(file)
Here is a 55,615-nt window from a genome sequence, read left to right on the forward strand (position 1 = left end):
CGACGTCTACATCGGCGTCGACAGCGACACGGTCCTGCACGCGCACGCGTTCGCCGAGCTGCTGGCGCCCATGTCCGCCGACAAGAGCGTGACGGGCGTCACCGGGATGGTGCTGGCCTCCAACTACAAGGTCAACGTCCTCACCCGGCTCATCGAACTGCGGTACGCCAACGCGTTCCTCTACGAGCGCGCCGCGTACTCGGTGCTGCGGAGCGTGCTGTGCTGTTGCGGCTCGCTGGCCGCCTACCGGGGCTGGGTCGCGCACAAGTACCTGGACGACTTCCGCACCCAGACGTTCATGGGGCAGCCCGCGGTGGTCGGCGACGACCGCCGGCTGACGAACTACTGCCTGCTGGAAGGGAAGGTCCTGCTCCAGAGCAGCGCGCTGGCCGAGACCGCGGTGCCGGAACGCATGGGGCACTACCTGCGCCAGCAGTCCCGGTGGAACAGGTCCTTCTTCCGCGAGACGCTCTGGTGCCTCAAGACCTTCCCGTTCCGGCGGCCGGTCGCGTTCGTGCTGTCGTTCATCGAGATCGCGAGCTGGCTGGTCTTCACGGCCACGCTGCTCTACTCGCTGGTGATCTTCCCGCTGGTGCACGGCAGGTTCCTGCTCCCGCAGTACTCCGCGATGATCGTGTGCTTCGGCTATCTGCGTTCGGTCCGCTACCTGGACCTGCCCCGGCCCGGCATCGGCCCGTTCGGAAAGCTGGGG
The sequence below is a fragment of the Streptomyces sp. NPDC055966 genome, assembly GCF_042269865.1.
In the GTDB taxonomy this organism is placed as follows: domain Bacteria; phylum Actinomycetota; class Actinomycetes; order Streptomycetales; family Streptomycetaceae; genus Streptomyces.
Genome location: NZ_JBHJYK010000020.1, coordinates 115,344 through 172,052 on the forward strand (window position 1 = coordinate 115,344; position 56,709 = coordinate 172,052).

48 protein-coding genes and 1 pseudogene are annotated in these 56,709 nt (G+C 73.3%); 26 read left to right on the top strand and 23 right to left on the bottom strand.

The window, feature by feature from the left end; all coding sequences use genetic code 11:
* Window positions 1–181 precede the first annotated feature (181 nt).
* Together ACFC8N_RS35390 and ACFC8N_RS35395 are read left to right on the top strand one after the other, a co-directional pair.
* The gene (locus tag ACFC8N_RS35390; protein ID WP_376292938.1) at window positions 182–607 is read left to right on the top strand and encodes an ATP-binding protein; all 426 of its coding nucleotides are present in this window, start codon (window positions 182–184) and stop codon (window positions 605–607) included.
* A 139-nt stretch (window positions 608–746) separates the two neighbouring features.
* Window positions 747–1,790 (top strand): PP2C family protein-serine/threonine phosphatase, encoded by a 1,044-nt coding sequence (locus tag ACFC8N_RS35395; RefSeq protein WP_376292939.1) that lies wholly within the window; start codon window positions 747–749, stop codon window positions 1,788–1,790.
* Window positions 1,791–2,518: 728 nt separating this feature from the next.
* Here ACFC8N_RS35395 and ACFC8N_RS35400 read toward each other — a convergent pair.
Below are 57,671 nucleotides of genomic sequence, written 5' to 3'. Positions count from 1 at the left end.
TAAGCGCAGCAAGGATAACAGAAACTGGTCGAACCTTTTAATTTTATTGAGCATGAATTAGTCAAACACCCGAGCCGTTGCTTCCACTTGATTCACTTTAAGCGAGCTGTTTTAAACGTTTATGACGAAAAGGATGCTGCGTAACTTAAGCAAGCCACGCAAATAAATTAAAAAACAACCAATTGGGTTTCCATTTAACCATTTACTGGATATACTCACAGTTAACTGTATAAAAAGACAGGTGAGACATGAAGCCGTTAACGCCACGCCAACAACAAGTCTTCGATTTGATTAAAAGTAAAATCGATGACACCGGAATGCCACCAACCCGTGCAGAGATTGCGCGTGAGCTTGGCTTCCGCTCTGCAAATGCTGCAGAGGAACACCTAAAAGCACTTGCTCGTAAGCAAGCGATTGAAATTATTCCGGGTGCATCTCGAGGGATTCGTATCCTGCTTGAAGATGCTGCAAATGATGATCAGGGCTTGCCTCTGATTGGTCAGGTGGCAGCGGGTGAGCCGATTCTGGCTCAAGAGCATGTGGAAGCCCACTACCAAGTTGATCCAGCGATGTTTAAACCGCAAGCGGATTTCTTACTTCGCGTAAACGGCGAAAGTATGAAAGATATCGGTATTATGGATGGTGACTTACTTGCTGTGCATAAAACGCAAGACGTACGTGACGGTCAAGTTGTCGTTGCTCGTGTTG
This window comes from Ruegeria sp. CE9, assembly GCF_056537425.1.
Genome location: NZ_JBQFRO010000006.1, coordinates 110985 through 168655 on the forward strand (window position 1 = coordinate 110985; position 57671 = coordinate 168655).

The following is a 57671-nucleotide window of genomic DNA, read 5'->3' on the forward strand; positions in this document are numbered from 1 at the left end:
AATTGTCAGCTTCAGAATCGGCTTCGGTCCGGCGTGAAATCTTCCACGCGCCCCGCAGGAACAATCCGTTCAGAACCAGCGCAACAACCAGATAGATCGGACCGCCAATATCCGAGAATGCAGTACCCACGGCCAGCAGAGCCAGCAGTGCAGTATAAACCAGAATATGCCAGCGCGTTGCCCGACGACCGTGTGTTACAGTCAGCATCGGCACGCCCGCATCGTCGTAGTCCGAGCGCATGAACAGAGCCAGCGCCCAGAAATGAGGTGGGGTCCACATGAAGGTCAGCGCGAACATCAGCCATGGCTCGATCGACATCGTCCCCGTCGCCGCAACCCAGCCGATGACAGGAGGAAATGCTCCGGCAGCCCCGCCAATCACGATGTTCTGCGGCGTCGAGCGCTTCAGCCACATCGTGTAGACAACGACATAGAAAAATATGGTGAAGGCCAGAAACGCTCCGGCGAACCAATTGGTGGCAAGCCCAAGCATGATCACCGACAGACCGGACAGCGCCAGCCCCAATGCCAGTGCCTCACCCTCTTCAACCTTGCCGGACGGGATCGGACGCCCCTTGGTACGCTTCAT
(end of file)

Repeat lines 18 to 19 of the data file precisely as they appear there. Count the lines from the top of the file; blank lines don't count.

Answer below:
Genome location: NZ_JBQFRO010000006.1, coordinates 110985 through 168655 on the forward strand (window position 1 = coordinate 110985; position 57671 = coordinate 168655).

The following is a 57671-nucleotide window of genomic DNA, read 5'->3' on the forward strand; positions in this document are numbered from 1 at the left end: